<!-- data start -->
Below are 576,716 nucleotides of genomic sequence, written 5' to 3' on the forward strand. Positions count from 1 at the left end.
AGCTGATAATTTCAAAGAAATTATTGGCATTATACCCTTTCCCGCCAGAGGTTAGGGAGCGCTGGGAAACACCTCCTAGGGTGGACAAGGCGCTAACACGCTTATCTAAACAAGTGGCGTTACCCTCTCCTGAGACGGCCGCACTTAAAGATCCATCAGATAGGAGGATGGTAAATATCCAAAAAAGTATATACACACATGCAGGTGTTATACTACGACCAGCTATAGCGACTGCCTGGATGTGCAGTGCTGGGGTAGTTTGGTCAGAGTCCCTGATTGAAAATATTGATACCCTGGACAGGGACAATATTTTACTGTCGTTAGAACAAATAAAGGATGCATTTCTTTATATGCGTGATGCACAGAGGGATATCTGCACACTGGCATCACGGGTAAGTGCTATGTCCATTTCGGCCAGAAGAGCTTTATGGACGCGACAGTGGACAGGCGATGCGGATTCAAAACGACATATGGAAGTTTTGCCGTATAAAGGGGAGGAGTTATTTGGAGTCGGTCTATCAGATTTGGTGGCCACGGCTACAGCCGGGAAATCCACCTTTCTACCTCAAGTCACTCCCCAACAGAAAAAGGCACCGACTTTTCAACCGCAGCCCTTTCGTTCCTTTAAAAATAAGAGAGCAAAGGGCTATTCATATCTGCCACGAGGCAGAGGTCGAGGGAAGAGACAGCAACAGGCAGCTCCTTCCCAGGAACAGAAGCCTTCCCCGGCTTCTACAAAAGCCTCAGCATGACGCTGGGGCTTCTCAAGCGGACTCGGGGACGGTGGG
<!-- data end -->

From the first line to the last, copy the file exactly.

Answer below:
Below are 576,716 nucleotides of genomic sequence, written 5' to 3' on the forward strand. Positions count from 1 at the left end.
AGCTGATAATTTCAAAGAAATTATTGGCATTATACCCTTTCCCGCCAGAGGTTAGGGAGCGCTGGGAAACACCTCCTAGGGTGGACAAGGCGCTAACACGCTTATCTAAACAAGTGGCGTTACCCTCTCCTGAGACGGCCGCACTTAAAGATCCATCAGATAGGAGGATGGTAAATATCCAAAAAAGTATATACACACATGCAGGTGTTATACTACGACCAGCTATAGCGACTGCCTGGATGTGCAGTGCTGGGGTAGTTTGGTCAGAGTCCCTGATTGAAAATATTGATACCCTGGACAGGGACAATATTTTACTGTCGTTAGAACAAATAAAGGATGCATTTCTTTATATGCGTGATGCACAGAGGGATATCTGCACACTGGCATCACGGGTAAGTGCTATGTCCATTTCGGCCAGAAGAGCTTTATGGACGCGACAGTGGACAGGCGATGCGGATTCAAAACGACATATGGAAGTTTTGCCGTATAAAGGGGAGGAGTTATTTGGAGTCGGTCTATCAGATTTGGTGGCCACGGCTACAGCCGGGAAATCCACCTTTCTACCTCAAGTCACTCCCCAACAGAAAAAGGCACCGACTTTTCAACCGCAGCCCTTTCGTTCCTTTAAAAATAAGAGAGCAAAGGGCTATTCATATCTGCCACGAGGCAGAGGTCGAGGGAAGAGACAGCAACAGGCAGCTCCTTCCCAGGAACAGAAGCCTTCCCCGGCTTCTACAAAAGCCTCAGCATGACGCTGGGGCTTCTCAAGCGGACTCGGGGACGGTGGG